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Jan 24, 2018

Aurora, CanniMed end takeover battle with friendly $1.1B deal

Cannabis seedlings are shown at the Aurora Cannabis facility in Montreal, November 24, 2017

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Aurora Cannabis and CanniMed Therapeutics have found a $1.1 billion-dollar solution to their bitter takeover fight. Aurora has made a friendly cash and stock bid for its smaller rival, valuing it at about $43 per share, after its earlier all-stock offer was rejected out of hand by CanniMed, which described it as undervaluing the company.

The new pact leaves Tragically Hip-backed Newstrike Resources, which Saskatoon-based CanniMed had agreed to buy in an all-stock deal of its own, out in the cold as it will be excluded from the deal. As a result, CanniMed will pay Newstrike a $9.5-million break fee.

The friendly offer ends months of public posturing between Aurora and CanniMed, which exchanged a series of incendiary statements before and after Aurora took its offer hostile. CanniMed management frequently took issue with the all-stock nature of the earlier bid, repeatedly describing Aurora shares as “overvalued” and questioning the company’s operational expertise.

While the rhetoric became pitched at time, Aurora Chief Corporate Officer Cam Battley said it’s all in the past. In an interview on BNN immediately following the deal’s announcement Wednesday, Battley downplayed the earlier war of words, declaring the hostility dead and buried.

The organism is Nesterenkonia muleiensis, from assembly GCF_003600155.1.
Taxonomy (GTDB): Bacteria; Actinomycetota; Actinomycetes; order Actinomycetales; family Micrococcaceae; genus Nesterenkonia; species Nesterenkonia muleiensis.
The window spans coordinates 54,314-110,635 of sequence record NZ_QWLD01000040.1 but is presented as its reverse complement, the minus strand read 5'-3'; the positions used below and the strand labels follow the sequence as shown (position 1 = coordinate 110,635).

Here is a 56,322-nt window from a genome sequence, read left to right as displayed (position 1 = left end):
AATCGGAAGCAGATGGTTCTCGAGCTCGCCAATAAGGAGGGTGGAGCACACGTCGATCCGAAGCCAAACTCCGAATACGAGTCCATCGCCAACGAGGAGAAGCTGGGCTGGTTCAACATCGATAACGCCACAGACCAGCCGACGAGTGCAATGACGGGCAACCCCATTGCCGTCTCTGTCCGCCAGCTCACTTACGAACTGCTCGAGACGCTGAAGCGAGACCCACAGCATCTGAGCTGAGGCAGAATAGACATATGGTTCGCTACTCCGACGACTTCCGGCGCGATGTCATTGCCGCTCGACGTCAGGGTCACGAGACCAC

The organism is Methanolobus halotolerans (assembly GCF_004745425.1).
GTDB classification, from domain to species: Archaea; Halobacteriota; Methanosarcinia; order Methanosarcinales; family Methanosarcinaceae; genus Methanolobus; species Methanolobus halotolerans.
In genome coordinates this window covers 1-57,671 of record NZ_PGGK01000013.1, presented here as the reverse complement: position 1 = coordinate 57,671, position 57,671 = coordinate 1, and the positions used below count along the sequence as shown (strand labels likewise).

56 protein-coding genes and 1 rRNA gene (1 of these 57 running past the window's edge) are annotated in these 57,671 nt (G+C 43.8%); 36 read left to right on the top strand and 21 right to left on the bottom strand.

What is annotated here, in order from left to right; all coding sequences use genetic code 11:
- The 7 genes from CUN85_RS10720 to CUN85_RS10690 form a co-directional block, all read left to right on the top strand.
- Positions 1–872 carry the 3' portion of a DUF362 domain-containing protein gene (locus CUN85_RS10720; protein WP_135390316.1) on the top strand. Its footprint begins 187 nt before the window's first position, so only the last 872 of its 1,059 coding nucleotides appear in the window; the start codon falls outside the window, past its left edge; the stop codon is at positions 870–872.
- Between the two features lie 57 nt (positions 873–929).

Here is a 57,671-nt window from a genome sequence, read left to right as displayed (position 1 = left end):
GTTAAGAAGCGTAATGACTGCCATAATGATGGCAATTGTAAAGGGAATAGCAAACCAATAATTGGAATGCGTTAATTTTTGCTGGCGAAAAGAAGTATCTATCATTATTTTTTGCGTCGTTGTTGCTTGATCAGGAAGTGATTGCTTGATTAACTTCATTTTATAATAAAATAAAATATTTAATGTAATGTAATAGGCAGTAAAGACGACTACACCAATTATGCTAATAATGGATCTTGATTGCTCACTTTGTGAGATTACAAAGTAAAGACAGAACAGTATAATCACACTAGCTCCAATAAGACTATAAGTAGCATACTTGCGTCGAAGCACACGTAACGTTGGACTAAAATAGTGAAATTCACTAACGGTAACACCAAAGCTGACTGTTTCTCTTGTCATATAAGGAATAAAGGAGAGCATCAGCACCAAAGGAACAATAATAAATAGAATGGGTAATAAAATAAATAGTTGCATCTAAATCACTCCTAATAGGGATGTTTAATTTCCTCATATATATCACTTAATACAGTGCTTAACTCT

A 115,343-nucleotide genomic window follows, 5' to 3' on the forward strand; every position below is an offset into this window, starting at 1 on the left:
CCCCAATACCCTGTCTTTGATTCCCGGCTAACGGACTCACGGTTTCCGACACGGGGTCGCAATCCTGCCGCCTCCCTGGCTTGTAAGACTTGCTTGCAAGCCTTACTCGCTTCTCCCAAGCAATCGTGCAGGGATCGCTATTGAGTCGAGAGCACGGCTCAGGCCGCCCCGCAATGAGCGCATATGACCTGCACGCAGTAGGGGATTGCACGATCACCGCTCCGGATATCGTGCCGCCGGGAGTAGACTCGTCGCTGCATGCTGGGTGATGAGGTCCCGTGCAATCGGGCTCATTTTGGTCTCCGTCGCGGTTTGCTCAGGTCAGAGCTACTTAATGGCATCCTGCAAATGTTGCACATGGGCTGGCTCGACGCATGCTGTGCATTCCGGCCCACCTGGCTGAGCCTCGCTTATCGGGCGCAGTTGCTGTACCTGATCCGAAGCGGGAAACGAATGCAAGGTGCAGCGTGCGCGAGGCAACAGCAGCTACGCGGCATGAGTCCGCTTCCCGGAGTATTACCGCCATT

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CanniMed CEO Brent Zettl. (The Canadian Press)

“I think we came to a mutual conclusion that this was the right thing for both companies to do, and especially for our respective shareholders,” he said. “If you think about what we can achieve together - with the kind of scale and the kind of assets that we both bring to the table - this is a pretty exciting deal. It’s hard to say no to.”

The acquisition will be the largest in the history of not just the Canadian cannabis industry, but the world’s. Battley said he expects the deal will likely break the logjam in merger and acquisition activity, as established players look to position themselves prior to Canada’s pending legalization of recreational marijuana.

“I think we can probably anticipate that it could trigger some additional consolidation,” he said.

“There’s no question that 2018 is going to be a year of significant change in this sector, and we’re trying to get ahead of that wave. That’s a big part of why we were interested in proceeding with this acquisition.”

Battley said he doesn’t anticipate the deal will result in job cuts, as the combined company will ramp up production in order to meet an anticipated increase in demand.

“Our plans for CanniMed in Saskatchewan are very big. We’re not looking at cutting back: we’re actually looking at investing more and expanding more, and in fact accelerating the expansion plans that CanniMed already had in place,” Battley said.

Shares in CanniMed rose closed Wednesday trading up 11.7 per cent - or $4.39 - to $41.90 a share on the Toronto Stock Exchange, while Aurora Cannabis dipped 5.48 per cent, or 81 cents, to close at $13.98 a share. Newstrike shares closed down 19.23 per cent, or 35 cents, at $1.47 on the TSX Venture Exchange. 

An earlier version of this story included an incorrect title for Cam Battley. BNN regrets the error.